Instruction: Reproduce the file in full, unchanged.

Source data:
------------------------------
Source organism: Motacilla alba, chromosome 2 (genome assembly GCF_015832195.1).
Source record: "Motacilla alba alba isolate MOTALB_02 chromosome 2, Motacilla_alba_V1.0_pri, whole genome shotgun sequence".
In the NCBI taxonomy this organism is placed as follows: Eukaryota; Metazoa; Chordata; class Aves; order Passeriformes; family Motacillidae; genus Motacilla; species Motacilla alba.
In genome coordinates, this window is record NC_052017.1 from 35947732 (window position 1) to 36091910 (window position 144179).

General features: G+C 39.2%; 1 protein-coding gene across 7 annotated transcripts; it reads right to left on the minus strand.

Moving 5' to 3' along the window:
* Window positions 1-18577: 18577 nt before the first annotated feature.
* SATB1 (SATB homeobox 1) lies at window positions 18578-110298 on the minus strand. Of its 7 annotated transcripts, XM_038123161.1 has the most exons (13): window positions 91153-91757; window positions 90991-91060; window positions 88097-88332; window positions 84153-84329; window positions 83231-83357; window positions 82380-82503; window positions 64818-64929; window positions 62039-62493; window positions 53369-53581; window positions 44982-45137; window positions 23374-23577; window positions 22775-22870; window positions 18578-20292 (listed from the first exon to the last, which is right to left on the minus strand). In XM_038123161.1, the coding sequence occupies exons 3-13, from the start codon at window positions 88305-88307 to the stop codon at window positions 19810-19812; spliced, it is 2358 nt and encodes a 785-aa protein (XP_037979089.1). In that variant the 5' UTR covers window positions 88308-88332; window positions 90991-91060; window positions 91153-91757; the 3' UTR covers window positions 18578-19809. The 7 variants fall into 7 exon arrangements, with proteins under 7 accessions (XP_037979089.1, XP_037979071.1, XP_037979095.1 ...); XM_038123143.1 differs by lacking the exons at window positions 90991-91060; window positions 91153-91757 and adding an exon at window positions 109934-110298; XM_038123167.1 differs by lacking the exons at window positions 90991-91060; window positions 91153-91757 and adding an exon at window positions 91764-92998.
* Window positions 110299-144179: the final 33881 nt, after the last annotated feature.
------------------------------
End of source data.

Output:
Source organism: Motacilla alba, chromosome 2 (genome assembly GCF_015832195.1).
Source record: "Motacilla alba alba isolate MOTALB_02 chromosome 2, Motacilla_alba_V1.0_pri, whole genome shotgun sequence".
In the NCBI taxonomy this organism is placed as follows: Eukaryota; Metazoa; Chordata; class Aves; order Passeriformes; family Motacillidae; genus Motacilla; species Motacilla alba.
In genome coordinates, this window is record NC_052017.1 from 35947732 (window position 1) to 36091910 (window position 144179).

General features: G+C 39.2%; 1 protein-coding gene across 7 annotated transcripts; it reads right to left on the minus strand.

Moving 5' to 3' along the window:
* Window positions 1-18577: 18577 nt before the first annotated feature.
* SATB1 (SATB homeobox 1) lies at window positions 18578-110298 on the minus strand. Of its 7 annotated transcripts, XM_038123161.1 has the most exons (13): window positions 91153-91757; window positions 90991-91060; window positions 88097-88332; window positions 84153-84329; window positions 83231-83357; window positions 82380-82503; window positions 64818-64929; window positions 62039-62493; window positions 53369-53581; window positions 44982-45137; window positions 23374-23577; window positions 22775-22870; window positions 18578-20292 (listed from the first exon to the last, which is right to left on the minus strand). In XM_038123161.1, the coding sequence occupies exons 3-13, from the start codon at window positions 88305-88307 to the stop codon at window positions 19810-19812; spliced, it is 2358 nt and encodes a 785-aa protein (XP_037979089.1). In that variant the 5' UTR covers window positions 88308-88332; window positions 90991-91060; window positions 91153-91757; the 3' UTR covers window positions 18578-19809. The 7 variants fall into 7 exon arrangements, with proteins under 7 accessions (XP_037979089.1, XP_037979071.1, XP_037979095.1 ...); XM_038123143.1 differs by lacking the exons at window positions 90991-91060; window positions 91153-91757 and adding an exon at window positions 109934-110298; XM_038123167.1 differs by lacking the exons at window positions 90991-91060; window positions 91153-91757 and adding an exon at window positions 91764-92998.
* Window positions 110299-144179: the final 33881 nt, after the last annotated feature.